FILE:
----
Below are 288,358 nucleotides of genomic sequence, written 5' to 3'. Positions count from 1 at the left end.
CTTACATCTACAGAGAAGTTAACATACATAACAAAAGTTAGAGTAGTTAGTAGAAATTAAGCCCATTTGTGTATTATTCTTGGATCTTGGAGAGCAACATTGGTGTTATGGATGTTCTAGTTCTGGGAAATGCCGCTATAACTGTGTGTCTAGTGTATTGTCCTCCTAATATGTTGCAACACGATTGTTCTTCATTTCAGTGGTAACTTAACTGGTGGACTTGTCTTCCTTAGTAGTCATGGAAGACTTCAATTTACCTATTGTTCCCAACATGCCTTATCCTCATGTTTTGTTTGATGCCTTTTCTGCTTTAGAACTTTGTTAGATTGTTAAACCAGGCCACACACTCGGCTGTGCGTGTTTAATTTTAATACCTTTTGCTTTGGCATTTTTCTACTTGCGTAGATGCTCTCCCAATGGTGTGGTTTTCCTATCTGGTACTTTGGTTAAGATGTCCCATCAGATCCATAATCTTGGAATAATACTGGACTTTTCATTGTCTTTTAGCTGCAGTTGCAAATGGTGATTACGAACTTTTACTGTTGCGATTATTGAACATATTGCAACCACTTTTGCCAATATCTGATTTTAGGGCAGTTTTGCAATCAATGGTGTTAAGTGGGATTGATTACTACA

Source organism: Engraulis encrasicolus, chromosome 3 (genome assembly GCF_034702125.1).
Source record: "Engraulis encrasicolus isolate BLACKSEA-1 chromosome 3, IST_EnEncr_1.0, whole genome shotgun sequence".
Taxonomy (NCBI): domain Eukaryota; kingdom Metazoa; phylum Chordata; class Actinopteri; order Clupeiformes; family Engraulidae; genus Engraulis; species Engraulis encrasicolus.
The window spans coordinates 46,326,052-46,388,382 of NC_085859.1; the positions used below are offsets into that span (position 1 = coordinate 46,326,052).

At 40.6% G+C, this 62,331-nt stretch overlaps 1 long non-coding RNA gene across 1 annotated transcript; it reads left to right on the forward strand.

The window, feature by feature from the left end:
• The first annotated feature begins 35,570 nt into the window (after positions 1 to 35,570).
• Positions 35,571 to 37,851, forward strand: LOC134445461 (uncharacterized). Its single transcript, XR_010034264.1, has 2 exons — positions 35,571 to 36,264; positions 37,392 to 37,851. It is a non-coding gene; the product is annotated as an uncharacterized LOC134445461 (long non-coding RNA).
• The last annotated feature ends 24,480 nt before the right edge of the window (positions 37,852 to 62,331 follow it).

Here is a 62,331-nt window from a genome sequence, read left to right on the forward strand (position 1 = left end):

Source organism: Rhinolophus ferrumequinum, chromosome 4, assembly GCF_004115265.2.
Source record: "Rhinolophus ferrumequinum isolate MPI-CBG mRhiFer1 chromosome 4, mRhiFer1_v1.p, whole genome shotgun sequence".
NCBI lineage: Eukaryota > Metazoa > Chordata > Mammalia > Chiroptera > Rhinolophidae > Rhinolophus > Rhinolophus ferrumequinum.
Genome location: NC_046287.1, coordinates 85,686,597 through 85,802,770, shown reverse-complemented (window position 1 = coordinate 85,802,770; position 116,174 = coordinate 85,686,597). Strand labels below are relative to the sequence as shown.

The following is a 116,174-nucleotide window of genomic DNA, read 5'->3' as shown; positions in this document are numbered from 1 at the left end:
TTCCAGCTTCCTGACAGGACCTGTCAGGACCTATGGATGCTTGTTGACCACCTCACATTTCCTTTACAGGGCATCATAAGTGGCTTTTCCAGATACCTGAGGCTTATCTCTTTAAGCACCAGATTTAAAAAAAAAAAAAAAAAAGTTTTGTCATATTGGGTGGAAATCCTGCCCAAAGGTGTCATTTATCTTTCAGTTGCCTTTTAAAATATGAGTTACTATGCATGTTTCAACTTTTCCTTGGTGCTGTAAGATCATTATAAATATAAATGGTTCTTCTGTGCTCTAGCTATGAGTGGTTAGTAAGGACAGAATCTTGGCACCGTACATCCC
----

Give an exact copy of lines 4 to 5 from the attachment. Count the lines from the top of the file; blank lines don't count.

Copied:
Source record: "Engraulis encrasicolus isolate BLACKSEA-1 chromosome 3, IST_EnEncr_1.0, whole genome shotgun sequence".
Taxonomy (NCBI): domain Eukaryota; kingdom Metazoa; phylum Chordata; class Actinopteri; order Clupeiformes; family Engraulidae; genus Engraulis; species Engraulis encrasicolus.